5. Fifth, don’t overlook the fact that the two heroes in this passage are women. In an age in which we debate – often uncharitably – about the role of men and women, this passage reminds us that the call to genuine heroism is gender neutral. In this passage, it is two daring women who find the courage to do the right thing. Later it is an anxious, but no less courageous, male, Moses, who more directly challenges the next Pharaoh. The things that matter most, like being made in the image of God,[9] and doing the right thing, have got nothing to do with gender. It is always tragic if we forget this.
  6. While the risk of choosing a path of action is that there will be unintended and sometimes undesirable consequences, the greater risk is to do nothing – or simply to conform to the demands of the age. Whatever mistakes Shiphrah and Puah make, they are women of great courage and they stand out as hopeful signs of resistance to evil.

Ingeborg Bachmann has written a haunting poem which is quoted approvingly by Jürgen Moltmann in his discussion on the importance of hope.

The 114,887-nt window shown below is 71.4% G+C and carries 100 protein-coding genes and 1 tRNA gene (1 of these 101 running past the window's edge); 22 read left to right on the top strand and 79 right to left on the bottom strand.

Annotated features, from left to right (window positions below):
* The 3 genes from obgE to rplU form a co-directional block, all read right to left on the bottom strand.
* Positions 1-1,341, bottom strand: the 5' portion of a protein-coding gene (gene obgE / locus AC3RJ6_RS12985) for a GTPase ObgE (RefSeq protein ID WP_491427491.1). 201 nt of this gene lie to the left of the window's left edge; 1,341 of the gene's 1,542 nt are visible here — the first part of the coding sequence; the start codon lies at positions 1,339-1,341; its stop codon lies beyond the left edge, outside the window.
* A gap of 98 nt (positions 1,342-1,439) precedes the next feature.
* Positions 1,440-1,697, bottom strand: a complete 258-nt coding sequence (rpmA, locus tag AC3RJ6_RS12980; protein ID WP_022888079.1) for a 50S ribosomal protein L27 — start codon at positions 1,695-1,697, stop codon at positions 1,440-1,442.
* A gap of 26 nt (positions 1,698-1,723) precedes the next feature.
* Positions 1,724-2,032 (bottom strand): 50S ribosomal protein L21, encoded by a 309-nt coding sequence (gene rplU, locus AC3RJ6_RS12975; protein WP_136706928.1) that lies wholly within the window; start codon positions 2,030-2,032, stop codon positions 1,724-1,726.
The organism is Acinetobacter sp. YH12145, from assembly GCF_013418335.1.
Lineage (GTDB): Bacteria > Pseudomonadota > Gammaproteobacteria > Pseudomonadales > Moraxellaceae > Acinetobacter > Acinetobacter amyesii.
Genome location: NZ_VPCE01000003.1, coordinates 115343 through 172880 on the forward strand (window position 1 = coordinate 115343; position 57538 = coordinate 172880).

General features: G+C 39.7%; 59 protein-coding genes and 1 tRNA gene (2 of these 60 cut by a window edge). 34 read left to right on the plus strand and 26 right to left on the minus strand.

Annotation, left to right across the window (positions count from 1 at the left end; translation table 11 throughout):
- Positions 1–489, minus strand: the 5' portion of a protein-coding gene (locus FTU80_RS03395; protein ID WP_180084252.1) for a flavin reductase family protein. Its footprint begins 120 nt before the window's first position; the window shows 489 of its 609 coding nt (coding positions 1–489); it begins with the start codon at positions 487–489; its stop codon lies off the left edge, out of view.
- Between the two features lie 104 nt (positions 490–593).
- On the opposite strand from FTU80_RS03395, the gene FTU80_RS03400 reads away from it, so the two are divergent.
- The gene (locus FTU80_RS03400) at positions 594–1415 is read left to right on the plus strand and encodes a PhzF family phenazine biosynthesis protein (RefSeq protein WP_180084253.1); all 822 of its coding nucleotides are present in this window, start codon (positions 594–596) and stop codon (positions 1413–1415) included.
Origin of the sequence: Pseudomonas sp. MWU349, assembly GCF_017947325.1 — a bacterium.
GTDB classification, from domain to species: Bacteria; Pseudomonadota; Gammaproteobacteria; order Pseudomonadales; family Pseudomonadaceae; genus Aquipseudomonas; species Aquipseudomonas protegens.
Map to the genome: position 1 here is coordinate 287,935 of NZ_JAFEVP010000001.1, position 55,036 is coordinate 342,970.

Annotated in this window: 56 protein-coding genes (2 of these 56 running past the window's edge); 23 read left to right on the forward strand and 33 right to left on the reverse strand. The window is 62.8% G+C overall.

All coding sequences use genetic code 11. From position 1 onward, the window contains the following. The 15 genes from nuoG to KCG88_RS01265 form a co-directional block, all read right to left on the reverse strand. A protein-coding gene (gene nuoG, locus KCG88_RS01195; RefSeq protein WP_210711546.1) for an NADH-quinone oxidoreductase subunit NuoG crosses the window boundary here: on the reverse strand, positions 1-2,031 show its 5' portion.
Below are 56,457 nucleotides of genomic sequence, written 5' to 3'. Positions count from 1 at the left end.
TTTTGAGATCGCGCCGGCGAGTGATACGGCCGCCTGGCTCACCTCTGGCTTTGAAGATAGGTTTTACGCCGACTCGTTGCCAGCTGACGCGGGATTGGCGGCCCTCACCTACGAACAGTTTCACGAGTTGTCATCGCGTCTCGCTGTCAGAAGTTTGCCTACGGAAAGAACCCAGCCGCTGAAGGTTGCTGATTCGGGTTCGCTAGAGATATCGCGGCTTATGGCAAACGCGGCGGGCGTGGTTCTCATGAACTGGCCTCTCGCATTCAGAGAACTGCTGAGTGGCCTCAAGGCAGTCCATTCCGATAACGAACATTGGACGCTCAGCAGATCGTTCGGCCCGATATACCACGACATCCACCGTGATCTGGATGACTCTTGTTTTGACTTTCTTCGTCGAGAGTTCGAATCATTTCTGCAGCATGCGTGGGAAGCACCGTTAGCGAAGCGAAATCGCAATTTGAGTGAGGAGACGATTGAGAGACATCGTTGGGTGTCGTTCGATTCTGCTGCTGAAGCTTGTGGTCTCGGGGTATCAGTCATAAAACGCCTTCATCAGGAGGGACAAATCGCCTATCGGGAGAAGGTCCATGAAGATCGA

The uniform of the day is patience

And its only decoration the pale star

of hope over its heart. . . .

It is awarded

for desertion,

for bravery in face of the friend,

for betraying all unworthy secrets

and the disregard of every command.[10]

These women found the courage to remain brave, in the face of the friend, to betray unworthy secrets and to disregard every command. Was it tidy – of course not. Did they do the right thing – of course they did!

In thinking through the implications of what I am saying, you might ask if I being too wishy washy. If we can never be sure that we are doing the right thing, why even bother to think about what constitutes the virtuous life? And isn’t what I’m saying a little dangerous? Won’t we let ourselves off the ethical hook too easily? After all, we can argue that the Crusaders operated from the best of intentions – and no doubt many of them did. Indeed, good intentions can sometimes be so seriously misguided that they frankly, are not enough. This is one of the key reasons why we need ethics – to transcend our well intentioned but often misguided whims. Ethics should give us something a little more concrete, a little more sure.